I am now on a mission to borrow a wire crate, so Wendy can hang out with us instead of disappearing to hide in some secret corner, making an occasional skittish appearance at the food bowl around 3 am. Some feral indoor cats live like this their whole lives; their owners seldom see them. We have other plans for Wendy; we hope she'll develop into a debutante, presiding over social gatherings, just like Eliza Doolittle. I plan to teach her to enjoy people and Persians, petting and cat massages, and all kinds of good food. I also need to help her learn to purr and to play with toys.
How the heck do humans teach kittens to act like kittens? I've been reading a lot of instructions online. Some people withhold food and use it to entice the kitten closer and closer, into their laps. Nah. My theory is that I'll just have to become a kitten myself. I spent two years in a theater school and did every stupid acting exercise there is. I have no dignity; I'll do whatever it takes, short of sampling her kitten chow or using the litter box.
If all goes well, in coming months she'll develop into a happy lap cat, or at least a bed cat, keeping us warm at night. I intend to talk to her all the time, mainly on educational subjects and her own wonderful self. If nothing else, this cat will have high self esteem. With any luck, she'll start talking back, as our other cats do.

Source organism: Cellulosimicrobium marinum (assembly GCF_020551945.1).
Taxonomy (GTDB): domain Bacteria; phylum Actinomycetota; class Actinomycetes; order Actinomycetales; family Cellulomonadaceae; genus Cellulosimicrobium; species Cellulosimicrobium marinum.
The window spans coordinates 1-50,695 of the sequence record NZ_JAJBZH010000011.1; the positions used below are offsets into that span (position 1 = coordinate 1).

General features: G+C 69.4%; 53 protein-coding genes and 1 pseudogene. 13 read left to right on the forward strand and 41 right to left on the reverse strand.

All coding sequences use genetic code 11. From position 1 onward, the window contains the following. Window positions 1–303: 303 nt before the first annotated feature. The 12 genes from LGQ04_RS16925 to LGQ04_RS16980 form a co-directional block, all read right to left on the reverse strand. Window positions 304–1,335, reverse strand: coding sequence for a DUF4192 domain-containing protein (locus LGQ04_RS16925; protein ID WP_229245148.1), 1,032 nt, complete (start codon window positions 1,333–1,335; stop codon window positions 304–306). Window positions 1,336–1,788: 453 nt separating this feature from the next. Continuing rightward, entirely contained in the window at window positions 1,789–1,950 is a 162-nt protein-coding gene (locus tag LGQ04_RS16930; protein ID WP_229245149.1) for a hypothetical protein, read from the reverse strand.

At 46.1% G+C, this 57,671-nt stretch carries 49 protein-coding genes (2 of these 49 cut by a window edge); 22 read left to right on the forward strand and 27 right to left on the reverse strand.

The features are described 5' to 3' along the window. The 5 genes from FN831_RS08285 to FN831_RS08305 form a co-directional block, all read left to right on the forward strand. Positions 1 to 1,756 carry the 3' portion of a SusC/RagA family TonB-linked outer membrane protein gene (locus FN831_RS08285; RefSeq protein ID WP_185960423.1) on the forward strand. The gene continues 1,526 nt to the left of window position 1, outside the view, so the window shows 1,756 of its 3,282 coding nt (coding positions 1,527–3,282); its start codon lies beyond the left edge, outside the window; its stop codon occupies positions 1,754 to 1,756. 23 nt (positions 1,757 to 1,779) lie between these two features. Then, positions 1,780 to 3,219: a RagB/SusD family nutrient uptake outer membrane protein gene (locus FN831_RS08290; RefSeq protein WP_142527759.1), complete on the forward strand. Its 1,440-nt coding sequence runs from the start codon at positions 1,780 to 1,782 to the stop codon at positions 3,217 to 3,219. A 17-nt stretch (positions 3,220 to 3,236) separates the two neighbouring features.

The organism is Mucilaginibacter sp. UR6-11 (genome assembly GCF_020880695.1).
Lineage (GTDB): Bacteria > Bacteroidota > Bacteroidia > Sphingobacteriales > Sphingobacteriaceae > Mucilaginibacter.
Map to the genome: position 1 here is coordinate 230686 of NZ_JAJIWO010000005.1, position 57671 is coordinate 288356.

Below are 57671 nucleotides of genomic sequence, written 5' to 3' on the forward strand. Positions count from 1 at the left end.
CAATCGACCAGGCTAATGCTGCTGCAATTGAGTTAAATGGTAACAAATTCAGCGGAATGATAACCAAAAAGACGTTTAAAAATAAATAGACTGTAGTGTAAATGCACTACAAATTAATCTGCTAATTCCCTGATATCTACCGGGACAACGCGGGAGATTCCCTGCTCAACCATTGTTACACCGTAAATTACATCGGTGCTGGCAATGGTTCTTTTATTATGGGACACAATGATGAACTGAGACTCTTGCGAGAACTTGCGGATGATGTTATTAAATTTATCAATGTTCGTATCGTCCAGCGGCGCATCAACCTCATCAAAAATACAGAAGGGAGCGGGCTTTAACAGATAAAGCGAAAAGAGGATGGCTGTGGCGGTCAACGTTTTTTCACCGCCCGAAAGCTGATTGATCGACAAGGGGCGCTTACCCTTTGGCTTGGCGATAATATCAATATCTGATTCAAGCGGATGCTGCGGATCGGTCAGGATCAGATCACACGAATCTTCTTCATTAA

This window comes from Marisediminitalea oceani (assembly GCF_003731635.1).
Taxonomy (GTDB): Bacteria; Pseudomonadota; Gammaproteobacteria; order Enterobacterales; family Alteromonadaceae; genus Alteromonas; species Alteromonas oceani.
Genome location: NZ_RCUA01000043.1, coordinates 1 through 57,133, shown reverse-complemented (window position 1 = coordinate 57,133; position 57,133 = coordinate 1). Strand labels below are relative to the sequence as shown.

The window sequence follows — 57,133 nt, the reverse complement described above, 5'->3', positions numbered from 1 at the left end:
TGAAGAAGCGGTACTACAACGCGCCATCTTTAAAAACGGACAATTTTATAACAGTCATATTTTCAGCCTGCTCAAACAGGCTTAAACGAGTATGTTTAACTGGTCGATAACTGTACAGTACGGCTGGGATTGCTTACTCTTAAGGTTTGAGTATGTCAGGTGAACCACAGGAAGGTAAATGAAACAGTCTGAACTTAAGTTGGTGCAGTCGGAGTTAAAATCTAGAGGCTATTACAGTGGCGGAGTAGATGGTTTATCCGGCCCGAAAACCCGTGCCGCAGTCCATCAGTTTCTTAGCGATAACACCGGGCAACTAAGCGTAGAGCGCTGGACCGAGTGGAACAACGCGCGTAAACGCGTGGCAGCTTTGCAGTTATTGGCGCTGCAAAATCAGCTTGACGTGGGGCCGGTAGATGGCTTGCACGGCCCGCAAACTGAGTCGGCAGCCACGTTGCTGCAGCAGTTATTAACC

Soon, no doubt, as she moves into adolescence, I will need to start reciting from my unpublished collection of sermons for cats, entitled Nice Pussies Don't! While I love kittens, I love grown cats even more, especially those who have complex, sociable personalities, which I believe come from being told repeatedly, in hundreds of different ways, how fabulous they are.
I presented our scheme to our vet today. After just three weeks of mourning Bunnelina, I expected the doctor to tell me, sensibly, that it's still too soon for us to bond with a new cat. (I know she was appalled when another client showed up with a tiny kitten just 6 weeks after her cat died of lymphoma, claiming that her late cat was the "spirit guide" that sent her to the kitten.)
But our vet thinks Wendy is a good idea. She thinks a feral baby, who isn't aggressive but is just scared, might turn into an easy, unthreatening companion for our teenaged cats. She says the kitten probably won't be as crazy-playful as regular kittens (no doubt because my kitten-acting skills won't be up to snuff). She also understands that I have too much time on my hands right now, and I need a cat-project to take my mind off Bunny. I will always miss Bunny, so I just have to get used to it. Might as well make myself useful.
It's nice to feel hopeful for a change. Wendy is a little more than 10 weeks old, so socializing her will be much more of a challenge than if she were a 5-week-old baby. According to one article I read, every day after 8 weeks makes the socializing process more difficult. But Wendy seems to have a good character — no biting, hissing, scratching, or giving dirty looks. That's more than could probably be said about myself at her age. So here's to a new, fur-filled beginning.